oster a spin. Beamerposter is an add-on that transforms my favourite presentation package into a poster printing machine. I did not really like the default themes, but Rob Hyndman has created a very alternative nice template that I adapted slightly.

I rather like the result and will go back to the package for the next poster.

I use emacs/$LaTeX$for all my textprocessing needs, and for the last four or five years, I have created all my slides with Till Tantaus excellent “beamer” class. At the moment, I’m teaching a 2nd year stats course (imagine doing this with PowerPoint – the horror! the horror!), so I sometimes use graphs from the assigned text like this one from Long&Freese that illustrates the latent variable/threshold interpretation of the binary logit model. The message should be fairly clear: $y^{*}$ depends on $x$ andfollows a standard logistic distribution around its conditional mean.

But the fact that the bell-curve lies flat in the $x-y^{*}$ plane confused my students no end. So I wasted half a day on creating a nice 3d-plot for them. After trying several options, I settled on pgfplots.sty, which builds on tikz/pgf, the comprehensive, portable graphics package designed by Tantau (here’s a gallery with most amazing examples of what you can do with this little gem). Plotting data and functions with pgfplots in 2d or 3d is a snap, so that was not too hard. Eventually.

Finally, in a desperate attempt to drive the message home, I enlisted the help of animate.sty, yet another amazing package that creates a javascript-based inline animation from my $LaTeX$ source (requires Acrobat reader). So the bell-curves pop out of the plane, in slow motion. Did it help the students to see the light? I have no idea. Here is the source.

A couple of weeks ago, I posted an article on how make and Makefiles can help you to organise your Stata projects. If you are working in a unix environnment, you’ll already have make installed. If you work under Windows, install GNU make – it’s free, and it can make your Stata day. Rather unsurprisingly, make is also extremely useful if you have large or medium-sized latex project (or if you want to include tables and/or graphs produced by Stata) in a latex document. For instance, this comes handy if you have eps-Figures and use pdflatex. pdflatex produces pdf files instead of dvi files. If you produces slides with, this can save you a lot of time because you don’t have to go through the latex – dvips – ps2pdf cycle. However, pdflatex cannot read eps files: you have to convert your eps files with pstoedit to the meta post format, then use meta post to convert them to mps (which can be read by pdflatex). With this Makefile snippet, everything happens automagically:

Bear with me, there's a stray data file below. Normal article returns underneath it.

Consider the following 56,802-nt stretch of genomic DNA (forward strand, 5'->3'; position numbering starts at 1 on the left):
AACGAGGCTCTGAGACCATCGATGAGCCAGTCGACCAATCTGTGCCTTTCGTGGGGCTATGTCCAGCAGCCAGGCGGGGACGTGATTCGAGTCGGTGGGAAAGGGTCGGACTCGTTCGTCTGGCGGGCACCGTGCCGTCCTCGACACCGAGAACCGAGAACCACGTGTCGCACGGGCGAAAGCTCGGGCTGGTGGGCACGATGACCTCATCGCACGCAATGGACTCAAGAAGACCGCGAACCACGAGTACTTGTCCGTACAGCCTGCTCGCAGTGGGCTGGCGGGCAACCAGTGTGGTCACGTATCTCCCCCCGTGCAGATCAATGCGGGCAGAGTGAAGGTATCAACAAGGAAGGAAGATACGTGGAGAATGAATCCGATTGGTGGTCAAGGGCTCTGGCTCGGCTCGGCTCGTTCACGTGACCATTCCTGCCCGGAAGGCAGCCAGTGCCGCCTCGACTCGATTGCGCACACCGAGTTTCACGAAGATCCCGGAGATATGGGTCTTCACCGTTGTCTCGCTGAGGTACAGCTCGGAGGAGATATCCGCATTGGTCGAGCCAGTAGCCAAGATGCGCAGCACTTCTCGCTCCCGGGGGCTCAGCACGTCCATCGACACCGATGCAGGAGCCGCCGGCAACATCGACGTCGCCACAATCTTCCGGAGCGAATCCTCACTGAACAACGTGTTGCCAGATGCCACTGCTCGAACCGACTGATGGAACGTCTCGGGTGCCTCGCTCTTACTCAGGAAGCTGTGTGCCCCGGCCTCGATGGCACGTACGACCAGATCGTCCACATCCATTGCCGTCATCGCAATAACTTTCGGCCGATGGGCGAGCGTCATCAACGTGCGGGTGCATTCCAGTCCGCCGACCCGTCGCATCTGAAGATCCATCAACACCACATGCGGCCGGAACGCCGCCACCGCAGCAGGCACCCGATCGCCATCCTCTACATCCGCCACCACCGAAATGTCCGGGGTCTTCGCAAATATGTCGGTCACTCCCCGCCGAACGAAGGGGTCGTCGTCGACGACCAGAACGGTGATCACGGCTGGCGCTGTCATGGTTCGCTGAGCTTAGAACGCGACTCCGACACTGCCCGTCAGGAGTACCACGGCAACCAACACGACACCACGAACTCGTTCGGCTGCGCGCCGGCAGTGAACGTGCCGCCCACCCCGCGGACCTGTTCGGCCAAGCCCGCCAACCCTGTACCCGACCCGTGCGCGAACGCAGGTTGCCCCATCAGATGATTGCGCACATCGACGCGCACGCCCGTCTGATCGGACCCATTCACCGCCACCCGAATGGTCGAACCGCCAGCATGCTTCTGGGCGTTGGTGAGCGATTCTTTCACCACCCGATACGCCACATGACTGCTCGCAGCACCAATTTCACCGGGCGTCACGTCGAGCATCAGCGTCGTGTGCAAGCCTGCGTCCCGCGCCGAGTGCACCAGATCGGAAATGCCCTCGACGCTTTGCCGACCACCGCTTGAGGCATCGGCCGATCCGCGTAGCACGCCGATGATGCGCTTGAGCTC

` #New implicit rules for conversion of eps->mp->mps #Change path if you have installed pstoedit in some other place %.mp : %.eps c:pstoedit/pstoedit.exe -f mpost \$*.eps \$*.mp`

%.mps: %.mp
mpost \$*.mp
mv \$*.1 \$*.mps
rm \$*.mp

#Now specify a target

presentation.pdf: presentation.tex mytab1.tex myfig.mps

#Optional: if you want to create dataset x.eps, run x.do
#Stata must be in your path
%.eps : %.do
tab wstata -e do \$<

Now type make presentation.pdf, and make will call Stata, pstoedit, metapost and pdflatex as required. If you need more figures, just write the do-file and add a dependency.